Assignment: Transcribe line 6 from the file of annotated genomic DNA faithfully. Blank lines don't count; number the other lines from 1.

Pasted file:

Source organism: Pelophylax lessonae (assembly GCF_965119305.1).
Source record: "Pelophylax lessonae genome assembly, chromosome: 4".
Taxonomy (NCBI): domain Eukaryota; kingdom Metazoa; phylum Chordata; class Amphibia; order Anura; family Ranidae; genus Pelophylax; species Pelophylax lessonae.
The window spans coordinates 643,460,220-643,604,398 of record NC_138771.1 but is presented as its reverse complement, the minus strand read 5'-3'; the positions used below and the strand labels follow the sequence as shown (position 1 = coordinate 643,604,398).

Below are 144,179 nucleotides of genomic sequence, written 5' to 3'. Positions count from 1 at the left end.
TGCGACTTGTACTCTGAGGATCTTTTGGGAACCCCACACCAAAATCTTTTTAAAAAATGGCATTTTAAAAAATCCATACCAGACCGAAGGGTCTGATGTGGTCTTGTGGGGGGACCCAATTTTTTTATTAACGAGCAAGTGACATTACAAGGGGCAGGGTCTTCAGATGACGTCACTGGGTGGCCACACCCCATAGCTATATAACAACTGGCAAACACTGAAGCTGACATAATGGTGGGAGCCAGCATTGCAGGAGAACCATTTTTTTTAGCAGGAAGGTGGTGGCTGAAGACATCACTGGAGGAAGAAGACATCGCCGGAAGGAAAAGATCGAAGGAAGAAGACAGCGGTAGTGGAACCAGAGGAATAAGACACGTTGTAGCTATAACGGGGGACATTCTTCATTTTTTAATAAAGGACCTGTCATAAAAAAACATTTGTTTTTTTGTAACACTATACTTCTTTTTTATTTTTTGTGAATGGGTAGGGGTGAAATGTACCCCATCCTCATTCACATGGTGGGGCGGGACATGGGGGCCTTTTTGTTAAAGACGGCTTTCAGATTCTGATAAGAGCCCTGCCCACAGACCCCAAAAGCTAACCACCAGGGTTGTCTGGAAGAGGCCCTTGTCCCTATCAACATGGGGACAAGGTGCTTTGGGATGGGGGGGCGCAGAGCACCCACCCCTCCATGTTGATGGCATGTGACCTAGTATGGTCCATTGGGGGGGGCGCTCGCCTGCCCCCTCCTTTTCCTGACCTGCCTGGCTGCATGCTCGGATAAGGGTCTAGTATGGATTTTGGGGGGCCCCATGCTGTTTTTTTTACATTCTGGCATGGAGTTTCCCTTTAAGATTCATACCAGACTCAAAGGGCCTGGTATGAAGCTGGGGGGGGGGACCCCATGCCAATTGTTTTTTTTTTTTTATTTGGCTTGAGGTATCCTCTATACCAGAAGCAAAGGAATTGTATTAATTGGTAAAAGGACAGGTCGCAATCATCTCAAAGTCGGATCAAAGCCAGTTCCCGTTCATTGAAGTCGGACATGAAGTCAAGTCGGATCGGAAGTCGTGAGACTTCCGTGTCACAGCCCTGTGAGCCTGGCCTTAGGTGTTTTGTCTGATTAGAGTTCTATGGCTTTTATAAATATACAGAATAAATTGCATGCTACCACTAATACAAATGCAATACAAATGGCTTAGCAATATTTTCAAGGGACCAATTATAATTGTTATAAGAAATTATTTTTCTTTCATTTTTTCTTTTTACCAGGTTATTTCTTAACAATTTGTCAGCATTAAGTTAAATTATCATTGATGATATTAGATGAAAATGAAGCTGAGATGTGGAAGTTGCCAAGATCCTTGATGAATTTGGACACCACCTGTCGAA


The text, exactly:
TGCGACTTGTACTCTGAGGATCTTTTGGGAACCCCACACCAAAATCTTTTTAAAAAATGGCATTTTAAAAAATCCATACCAGACCGAAGGGTCTGATGTGGTCTTGTGGGGGGACCCAATTTTTTTATTAACGAGCAAGTGACATTACAAGGGGCAGGGTCTTCAGATGACGTCACTGGGTGGCCACACCCCATAGCTATATAACAACTGGCAAACACTGAAGCTGACATAATGGTGGGAGCCAGCATTGCAGGAGAACCATTTTTTTTAGCAGGAAGGTGGTGGCTGAAGACATCACTGGAGGAAGAAGACATCGCCGGAAGGAAAAGATCGAAGGAAGAAGACAGCGGTAGTGGAACCAGAGGAATAAGACACGTTGTAGCTATAACGGGGGACATTCTTCATTTTTTAATAAAGGACCTGTCATAAAAAAACATTTGTTTTTTTGTAACACTATACTTCTTTTTTATTTTTTGTGAATGGGTAGGGGTGAAATGTACCCCATCCTCATTCACATGGTGGGGCGGGACATGGGGGCCTTTTTGTTAAAGACGGCTTTCAGATTCTGATAAGAGCCCTGCCCACAGACCCCAAAAGCTAACCACCAGGGTTGTCTGGAAGAGGCCCTTGTCCCTATCAACATGGGGACAAGGTGCTTTGGGATGGGGGGGCGCAGAGCACCCACCCCTCCATGTTGATGGCATGTGACCTAGTATGGTCCATTGGGGGGGGCGCTCGCCTGCCCCCTCCTTTTCCTGACCTGCCTGGCTGCATGCTCGGATAAGGGTCTAGTATGGATTTTGGGGGGCCCCATGCTGTTTTTTTTACATTCTGGCATGGAGTTTCCCTTTAAGATTCATACCAGACTCAAAGGGCCTGGTATGAAGCTGGGGGGGGGGACCCCATGCCAATTGTTTTTTTTTTTTTATTTGGCTTGAGGTATCCTCTATACCAGAAGCAAAGGAATTGTATTAATTGGTAAAAGGACAGGTCGCAATCATCTCAAAGTCGGATCAAAGCCAGTTCCCGTTCATTGAAGTCGGACATGAAGTCAAGTCGGATCGGAAGTCGTGAGACTTCCGTGTCACAGCCCTGTGAGCCTGGCCTTAGGTGTTTTGTCTGATTAGAGTTCTATGGCTTTTATAAATATACAGAATAAATTGCATGCTACCACTAATACAAATGCAATACAAATGGCTTAGCAATATTTTCAAGGGACCAATTATAATTGTTATAAGAAATTATTTTTCTTTCATTTTTTCTTTTTACCAGGTTATTTCTTAACAATTTGTCAGCATTAAGTTAAATTATCATTGATGATATTAGATGAAAATGAAGCTGAGATGTGGAAGTTGCCAAGATCCTTGATGAATTTGGACACCACCTGTCGAA